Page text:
Wednesday, 25 August 2010

Memetics still misunderstood

One of the more interesting aspects of Sue Blackmore's latest piece on "Temes" in the New York Times blog is the comment section.

Not for the insightful comments - there didn't seem to be too many of those. Rather for the way commenters repeatedly slammed memetics and the whole idea of cultural evolution. For example:

If you want to coin a new term, that's fine; but just don't pretend it's an extension of evolutionary theory / natural selection; the constraints, characteristics, and initial conditions present in evolutionary theory vis-a-vis 'memetics,' are so different as to make a connection between the two inapplicable, not to mention empirically inappropriate.

When will these writers realize that analogy is not argument? One can draw an analogy between human brians and computers, between biological processes like evolution and internet. So what? These analogies neither explain nor predict anything.


Unfortunately the "meme" idea is based on an interesting analogy, not proper quantitative analysis. Perhaps the easiest way to see this is to realise that it does not provide new insights into hitherto mysterious facts, but merely re-describes them in metaphorical terms. For example, the nature of the copying process, and above all of the supposed "mistakes", is not specified.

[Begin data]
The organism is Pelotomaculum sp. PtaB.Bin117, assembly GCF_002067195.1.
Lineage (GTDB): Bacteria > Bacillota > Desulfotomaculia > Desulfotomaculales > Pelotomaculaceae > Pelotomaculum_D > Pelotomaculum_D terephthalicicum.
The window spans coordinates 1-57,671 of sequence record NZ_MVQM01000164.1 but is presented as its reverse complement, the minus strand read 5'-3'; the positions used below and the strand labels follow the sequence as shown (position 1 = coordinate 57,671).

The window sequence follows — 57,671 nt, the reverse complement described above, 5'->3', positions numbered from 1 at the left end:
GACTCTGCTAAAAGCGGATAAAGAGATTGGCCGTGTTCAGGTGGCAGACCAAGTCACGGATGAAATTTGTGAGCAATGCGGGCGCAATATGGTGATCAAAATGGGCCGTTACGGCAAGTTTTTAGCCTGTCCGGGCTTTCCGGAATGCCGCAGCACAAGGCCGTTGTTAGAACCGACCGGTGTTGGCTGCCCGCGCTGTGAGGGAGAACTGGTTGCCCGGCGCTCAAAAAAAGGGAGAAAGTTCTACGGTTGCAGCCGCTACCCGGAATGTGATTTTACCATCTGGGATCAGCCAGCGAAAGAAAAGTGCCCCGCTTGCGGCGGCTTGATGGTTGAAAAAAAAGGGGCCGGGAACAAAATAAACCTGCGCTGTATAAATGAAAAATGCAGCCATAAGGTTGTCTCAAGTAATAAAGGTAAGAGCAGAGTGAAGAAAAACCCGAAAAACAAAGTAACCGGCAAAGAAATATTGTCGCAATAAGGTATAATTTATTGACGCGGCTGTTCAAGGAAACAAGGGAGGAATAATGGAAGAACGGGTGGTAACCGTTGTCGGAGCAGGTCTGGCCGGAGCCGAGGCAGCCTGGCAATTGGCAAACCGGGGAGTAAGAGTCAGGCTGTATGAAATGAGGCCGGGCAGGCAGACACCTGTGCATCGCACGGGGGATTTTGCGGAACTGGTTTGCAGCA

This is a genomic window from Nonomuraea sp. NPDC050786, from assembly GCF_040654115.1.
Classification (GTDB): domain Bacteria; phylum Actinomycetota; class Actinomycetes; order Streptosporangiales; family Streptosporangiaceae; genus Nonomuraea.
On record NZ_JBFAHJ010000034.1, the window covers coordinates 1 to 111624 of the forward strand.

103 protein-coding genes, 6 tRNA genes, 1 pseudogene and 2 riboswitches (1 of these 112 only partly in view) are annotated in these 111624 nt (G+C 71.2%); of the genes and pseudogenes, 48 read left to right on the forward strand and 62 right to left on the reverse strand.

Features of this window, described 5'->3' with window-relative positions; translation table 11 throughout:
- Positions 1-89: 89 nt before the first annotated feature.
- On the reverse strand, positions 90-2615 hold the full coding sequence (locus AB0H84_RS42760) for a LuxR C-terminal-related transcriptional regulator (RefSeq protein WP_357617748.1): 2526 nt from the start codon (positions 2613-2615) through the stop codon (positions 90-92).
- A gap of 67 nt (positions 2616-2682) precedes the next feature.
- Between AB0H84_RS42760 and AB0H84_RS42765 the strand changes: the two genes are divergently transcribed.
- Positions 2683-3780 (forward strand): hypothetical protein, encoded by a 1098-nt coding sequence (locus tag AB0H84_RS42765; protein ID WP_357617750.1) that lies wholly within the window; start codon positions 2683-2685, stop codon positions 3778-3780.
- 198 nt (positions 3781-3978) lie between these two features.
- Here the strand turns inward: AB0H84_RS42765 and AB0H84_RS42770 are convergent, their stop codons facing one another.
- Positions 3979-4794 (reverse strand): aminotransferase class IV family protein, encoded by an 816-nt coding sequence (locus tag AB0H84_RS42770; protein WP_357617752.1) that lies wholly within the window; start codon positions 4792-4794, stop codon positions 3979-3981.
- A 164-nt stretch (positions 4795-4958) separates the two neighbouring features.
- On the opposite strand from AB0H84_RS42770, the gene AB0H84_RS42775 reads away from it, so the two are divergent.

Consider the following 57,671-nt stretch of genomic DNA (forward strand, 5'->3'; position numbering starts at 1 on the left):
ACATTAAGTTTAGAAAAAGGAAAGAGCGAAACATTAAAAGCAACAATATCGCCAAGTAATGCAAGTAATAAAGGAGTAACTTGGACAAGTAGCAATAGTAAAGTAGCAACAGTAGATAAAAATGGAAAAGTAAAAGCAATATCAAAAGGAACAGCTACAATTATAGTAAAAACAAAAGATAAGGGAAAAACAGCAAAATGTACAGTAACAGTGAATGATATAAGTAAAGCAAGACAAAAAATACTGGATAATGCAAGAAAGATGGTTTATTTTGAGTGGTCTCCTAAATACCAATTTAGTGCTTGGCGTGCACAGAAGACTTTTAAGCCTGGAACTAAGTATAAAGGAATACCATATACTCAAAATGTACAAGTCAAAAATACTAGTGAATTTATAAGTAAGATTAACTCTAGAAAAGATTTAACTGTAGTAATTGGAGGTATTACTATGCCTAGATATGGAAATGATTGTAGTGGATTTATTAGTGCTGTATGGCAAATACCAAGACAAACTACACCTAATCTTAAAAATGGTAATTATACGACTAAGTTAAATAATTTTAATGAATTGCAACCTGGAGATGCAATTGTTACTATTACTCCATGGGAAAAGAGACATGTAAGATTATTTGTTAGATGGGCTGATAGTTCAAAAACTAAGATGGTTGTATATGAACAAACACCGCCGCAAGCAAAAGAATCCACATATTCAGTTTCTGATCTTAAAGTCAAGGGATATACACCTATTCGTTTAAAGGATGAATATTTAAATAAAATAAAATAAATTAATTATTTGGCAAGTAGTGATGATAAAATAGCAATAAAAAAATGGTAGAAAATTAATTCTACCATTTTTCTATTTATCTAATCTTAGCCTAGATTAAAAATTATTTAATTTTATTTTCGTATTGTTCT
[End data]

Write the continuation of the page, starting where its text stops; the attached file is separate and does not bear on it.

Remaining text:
...and so on.

Sue has a follow-up piece there as well - and the comments are much the same.

Memetics seems central to understanding the position of humans in the natural world - and yet it is one of the most ignored, misunderstood, and maligned areas of science.

Some heads need banging together, I figure.

1 comment:

  1. I agree with you Tim. Memetics seems to be so misunderstood and yet it is fundamental to understanding the evolution of cultures, ideas, beliefs, religion and science.

    I read a PhD thesis from the Sorbone in France on it and memetics is put down.

    I’m surprised at the naiveté of the arguments against it. It is as is even the experts don’t get it. Maybe it overwhelms the view of the self.